My son likes to play Conundrum Sphinx because of the "mini game" its ability triggers. When naming the card on top of your library, how specific do you have to be?


2 Answers 2


You have to be able to uniquely identify the card, you don't necessarily have to get the name correct.

The reason for this is while the Comprehensive Rules say you have to actually name the card (CR 201.3), the Tournament Rules state that you can get the Oracle text of the card (which includes the name) as long as you can uniquely identify it (MTR 3.6). In order to not waste time calling a judge to get the Oracle text of a card every time you need to name a card you just need to uniquely identify a card in order to 'name' it.

For example in a standard tournament if I wanted to name Jace, the Living Guildpact I couldn't just say "Jace" since Jace, Vryn's Prodigy is also in Standard, and that doesn't uniquely identify which one you are talking about. However you could say "The Jace that doesn't transform" or "The Jace that costs 4" since both of those statements uniquily identifies what card you are talking about in Standard. Note that in Modern you would need to find a different way to describe the card since both of those statements also describe Jace, Architect of Thought

Note that for transforming or flip cards for the Conundrum Sphinx, or something like Memoricide it doesn't matter what name you pick (or uniquely identify), but it does matter for cards like Pithing Needle. For those you have to identify the appropriate side, so if you wanted to name Jace, Telepath Unbound for Pithing Needle you could say "The transformed version of Jace" or something similar.

  • Ahhhh, tournament rules, that's what I should have looked for. Although addendum, your example of "The jace that isn't a creature" doesn't work, because of this: "If the player wants to name the back face of a double-faced card, the player may do so." There are technically 3 valid Jace namings in standard.
    – Waterseas
    Jul 31, 2015 at 17:10
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    Also note that the same card printed in a different language is considered to have the same name, for the purposes of "name a card" abilities. So if you have English, Portuguese, and Korean printings of Island in your deck, naming "Island" will successfully match any of those Islands (as would naming "Ilha" or "섬", though doing this could be poorly received in some cases). Jul 31, 2015 at 17:20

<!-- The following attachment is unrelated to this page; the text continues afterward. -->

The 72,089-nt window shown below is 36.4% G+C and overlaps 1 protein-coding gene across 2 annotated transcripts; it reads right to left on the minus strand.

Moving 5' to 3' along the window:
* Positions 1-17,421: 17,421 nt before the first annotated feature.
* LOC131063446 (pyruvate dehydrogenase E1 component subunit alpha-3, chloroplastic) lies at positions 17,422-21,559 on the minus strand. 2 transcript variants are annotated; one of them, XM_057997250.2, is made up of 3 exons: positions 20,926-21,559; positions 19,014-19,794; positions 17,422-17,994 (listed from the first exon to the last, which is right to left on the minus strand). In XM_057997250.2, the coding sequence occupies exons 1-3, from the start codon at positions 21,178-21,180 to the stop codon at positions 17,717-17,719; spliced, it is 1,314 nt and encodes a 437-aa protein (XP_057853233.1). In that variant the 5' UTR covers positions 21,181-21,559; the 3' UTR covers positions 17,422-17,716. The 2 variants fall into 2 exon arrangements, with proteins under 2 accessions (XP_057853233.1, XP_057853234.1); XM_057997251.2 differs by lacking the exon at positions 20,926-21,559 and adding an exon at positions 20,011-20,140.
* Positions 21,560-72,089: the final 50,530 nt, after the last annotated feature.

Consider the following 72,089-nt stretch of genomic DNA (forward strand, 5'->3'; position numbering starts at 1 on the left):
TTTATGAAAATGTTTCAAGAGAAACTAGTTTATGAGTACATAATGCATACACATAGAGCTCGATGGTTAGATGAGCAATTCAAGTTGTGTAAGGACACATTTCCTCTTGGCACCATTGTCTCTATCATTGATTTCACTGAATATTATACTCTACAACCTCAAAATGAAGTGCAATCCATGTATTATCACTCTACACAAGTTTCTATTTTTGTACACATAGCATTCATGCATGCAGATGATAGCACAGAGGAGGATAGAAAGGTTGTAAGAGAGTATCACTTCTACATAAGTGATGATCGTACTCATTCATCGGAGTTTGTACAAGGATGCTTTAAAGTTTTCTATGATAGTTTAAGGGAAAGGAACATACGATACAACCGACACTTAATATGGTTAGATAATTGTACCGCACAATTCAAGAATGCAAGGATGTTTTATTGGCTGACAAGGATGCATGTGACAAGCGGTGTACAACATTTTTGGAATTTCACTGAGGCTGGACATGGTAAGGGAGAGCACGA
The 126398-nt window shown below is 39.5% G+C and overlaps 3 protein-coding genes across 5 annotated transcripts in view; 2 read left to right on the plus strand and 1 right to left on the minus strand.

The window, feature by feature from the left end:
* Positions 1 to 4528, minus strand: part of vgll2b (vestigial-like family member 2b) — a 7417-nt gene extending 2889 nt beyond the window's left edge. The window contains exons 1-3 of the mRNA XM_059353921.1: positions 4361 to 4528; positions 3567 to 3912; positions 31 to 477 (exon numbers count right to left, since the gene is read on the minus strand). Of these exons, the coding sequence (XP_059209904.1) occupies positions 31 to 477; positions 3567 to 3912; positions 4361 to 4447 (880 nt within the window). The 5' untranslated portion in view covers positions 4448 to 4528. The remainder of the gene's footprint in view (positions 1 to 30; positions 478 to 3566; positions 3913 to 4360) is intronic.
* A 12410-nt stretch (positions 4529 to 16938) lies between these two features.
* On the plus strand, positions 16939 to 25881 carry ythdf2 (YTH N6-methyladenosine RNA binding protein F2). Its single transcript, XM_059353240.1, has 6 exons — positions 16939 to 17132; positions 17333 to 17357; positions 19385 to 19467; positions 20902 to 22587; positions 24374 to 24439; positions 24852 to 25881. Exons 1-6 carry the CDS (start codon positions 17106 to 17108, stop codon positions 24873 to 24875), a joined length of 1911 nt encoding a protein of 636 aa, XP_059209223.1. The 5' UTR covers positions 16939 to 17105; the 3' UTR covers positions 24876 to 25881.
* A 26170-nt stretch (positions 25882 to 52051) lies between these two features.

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    @DanHenderson Technically no. You need to specify one side or the other. If your unique identifier could apply to both sides, you need to be more specific. It's relevant because of cards like Pithing Needle and Phyrexian Revoker.
    – Waterseas
    Jul 31, 2015 at 17:31
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    If you have a reviewable decklist to show you only have one flavor of Jace in your deck, is just saying "Jace" specific enough, even if you can't remember its name?
    – corsiKa
    Jul 31, 2015 at 18:16
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    Ah, I didn't realize your opponent couldn't review your decklist (not having been in any tournaments besides Prerelease and FNM). Aug 31, 2015 at 18:03

You have to give the actual name, or a description specific enough that it could only apply to a single card. Even in professional Magic, a player has the right to ask a judge for the name and text of a card if they can uniquely describe it.

Of course, in casual play it would make more sense to only require the description to be unique among cards in the active decks.

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